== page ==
Joseph Hartley

The MADE NORTH Gallery presents new and experimental work by established and emerging northern designer/makers. We aim to promote a range of northern designer/makers and provide opportunities to find out a little bit more about how they work and their sources of inspiration.

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Studio portrait taken  by Anatomy Projects. Shot on  a Victorian studio camera for which Joseph  made the replacement bellows.

Joseph Hartley is a designer based in Manchester. In his workshop he uses refreshingly low tech processes to work wood, cloth and clay. The playful objects he makes are the result of an overwhelming interest and curiosity in the simplest of day to day tasks. Before working with materials Joseph worked with ingredients, first as a butcher and then in a bakery, and there is strong evidence of these earlier roles in his current work. Joseph often goes by the title of the Butcher, Baker, Designer, Maker.

Joseph was commissioned by MADE NORTH to produce a Northern Tea Service as part of their Northern Industrial Project. Joseph has explored the notion of being industrious, through tea.

He says ‘There is a saying in English tea making circles: “I’ll be mother”. This is stated by the person who pours the tea as one person tends to do the whole lot and this, for sure, is not industrious. In my tea set each person is represented by a cup, quite normal, but each cup comes with a partner tool. This tool enables that person to accomplish their role within the ceremony. Without everybody completing their job, nobody gets any tea; now that’s industrial, and you could say it puts the tea in teamwork.’

The items displayed within the MADE FRESH exhibition show prototypes and the development of the set, with the evolution of the components laid out to give insight into my design process.


Featured Designer/Maker Interview

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Images showing the ‘Makery’ collection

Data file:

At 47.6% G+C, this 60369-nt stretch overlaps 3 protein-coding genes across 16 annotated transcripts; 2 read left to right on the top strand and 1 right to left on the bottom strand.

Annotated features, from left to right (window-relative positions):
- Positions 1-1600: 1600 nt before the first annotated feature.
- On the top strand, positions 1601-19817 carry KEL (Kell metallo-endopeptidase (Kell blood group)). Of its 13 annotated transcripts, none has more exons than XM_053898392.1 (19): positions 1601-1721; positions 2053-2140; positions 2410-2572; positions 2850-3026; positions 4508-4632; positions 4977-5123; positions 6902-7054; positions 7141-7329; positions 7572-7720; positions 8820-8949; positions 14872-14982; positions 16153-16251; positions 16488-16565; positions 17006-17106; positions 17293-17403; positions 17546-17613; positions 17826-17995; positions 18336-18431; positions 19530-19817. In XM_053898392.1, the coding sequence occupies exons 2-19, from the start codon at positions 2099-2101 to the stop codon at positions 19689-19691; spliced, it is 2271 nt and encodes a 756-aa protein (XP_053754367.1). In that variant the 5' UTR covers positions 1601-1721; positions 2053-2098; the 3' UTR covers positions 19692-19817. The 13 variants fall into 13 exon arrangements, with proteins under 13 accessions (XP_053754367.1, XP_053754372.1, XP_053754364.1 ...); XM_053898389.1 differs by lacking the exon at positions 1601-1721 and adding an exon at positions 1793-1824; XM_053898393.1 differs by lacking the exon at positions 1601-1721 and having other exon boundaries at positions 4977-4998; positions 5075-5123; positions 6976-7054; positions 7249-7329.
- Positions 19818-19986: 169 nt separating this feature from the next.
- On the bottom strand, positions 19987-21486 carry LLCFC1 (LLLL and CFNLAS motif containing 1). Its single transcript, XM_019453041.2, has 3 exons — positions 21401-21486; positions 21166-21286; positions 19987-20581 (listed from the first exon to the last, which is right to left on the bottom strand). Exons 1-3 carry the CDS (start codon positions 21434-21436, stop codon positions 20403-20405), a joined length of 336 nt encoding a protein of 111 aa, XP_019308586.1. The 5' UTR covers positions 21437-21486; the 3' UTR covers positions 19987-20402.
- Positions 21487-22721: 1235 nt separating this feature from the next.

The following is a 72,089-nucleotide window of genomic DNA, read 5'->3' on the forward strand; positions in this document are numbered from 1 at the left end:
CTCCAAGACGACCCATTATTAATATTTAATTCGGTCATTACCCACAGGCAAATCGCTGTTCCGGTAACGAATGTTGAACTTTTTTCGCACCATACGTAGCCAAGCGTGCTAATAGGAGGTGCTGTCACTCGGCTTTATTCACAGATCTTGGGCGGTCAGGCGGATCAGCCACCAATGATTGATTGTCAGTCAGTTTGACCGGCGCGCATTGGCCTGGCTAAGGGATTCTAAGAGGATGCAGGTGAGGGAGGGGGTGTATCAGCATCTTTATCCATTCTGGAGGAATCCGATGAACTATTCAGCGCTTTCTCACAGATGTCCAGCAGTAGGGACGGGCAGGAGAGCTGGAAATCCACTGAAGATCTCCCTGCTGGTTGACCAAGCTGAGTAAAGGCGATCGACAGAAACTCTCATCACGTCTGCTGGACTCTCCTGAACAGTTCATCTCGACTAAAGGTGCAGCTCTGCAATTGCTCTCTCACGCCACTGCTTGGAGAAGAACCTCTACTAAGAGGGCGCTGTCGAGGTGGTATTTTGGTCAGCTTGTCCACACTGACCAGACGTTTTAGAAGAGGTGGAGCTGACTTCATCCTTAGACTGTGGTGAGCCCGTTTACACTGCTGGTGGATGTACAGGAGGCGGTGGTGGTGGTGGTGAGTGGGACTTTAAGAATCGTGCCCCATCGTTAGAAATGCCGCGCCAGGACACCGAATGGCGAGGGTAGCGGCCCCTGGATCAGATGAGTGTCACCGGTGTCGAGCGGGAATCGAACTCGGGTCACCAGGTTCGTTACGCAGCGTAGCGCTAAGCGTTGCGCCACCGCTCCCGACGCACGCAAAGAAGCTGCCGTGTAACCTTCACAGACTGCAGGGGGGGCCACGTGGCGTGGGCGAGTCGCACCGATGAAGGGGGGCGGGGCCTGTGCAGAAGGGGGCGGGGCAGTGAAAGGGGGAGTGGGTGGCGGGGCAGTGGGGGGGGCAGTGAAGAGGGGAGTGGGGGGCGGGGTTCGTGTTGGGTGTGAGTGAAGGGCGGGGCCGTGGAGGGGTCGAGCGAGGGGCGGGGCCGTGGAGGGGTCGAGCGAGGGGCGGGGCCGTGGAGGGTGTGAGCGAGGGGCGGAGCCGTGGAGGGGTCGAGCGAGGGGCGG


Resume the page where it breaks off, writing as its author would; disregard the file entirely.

Who or what inspired you to become a designer/maker?
I’ve been making things for as far back as I can remember. As a young child my parents took me to pottery classes. They happened to be at Michael Eden’s Pottery in Cumbria. So being exposed to that so early on coupled with the grand land we possess in that area, I guess I had no choice other than to be a material led designer maker.

How would you describe your work?
My work is stripped back and lean. I use simple materials and simple processes that allow the materials to breath and speak for themselves.
I like the word lean to describe my work, as I worked as butcher during my twenties, I think you can see the influence of working with industrial equipment in the objects I now make.

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Handmade wooden honey dipper

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Ceramic Vessel

Where are you based? Please describe your studio.
I live and work in Manchester. I share my workshop with 3 other designers, two of which I studied with. This seems to work well as we all work in complimenting ways.
We have the studio split into 3 sections, wood, ceramics and textiles. Each of us take care of various bits of kit but we share it all really.

What piece of work are you most pleased or proud of, and why?
I’m quite fond of my ‘Bottle with Peg on Lid’, it seems to please people when they play with it, I can see them smiling and I like that, it means I’ve done my job properly.
I also think it represents me very well, an element of thrown clay with the introduction of a second material that’s playful and useful.

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Ceramic cups. Photography by Emily Dennison

What is the most satisfying part of the work you do?
Just being able to make things with my hands, it’s the only thing that keeps me sane.

What would be your dream project?
The Northern Industrial Project!!! I always try to treat current projects as the ultimate, that way, in theory, it keeps you on your toes.

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Northern Tea Service prototypes early stage plans

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Northern Tea Service prototypes in Joseph’s studio

When you’re not working what do you like to do?
I like to cook (but that aids my work) I like to walk, cycle and sew! although the sewing is becoming work, so I’ll need a new activity.

What does the north of England mean to you?
Home, trains, red clay, big trees, huge hills, deep valleys, great walks and…….quicksand.


See Joseph’s range of prototypes for the Northern Tea Service in the MADE FRESH exhibition, you can also find more information here:
www.josephhartley.co.uk
www.makers-dozen.com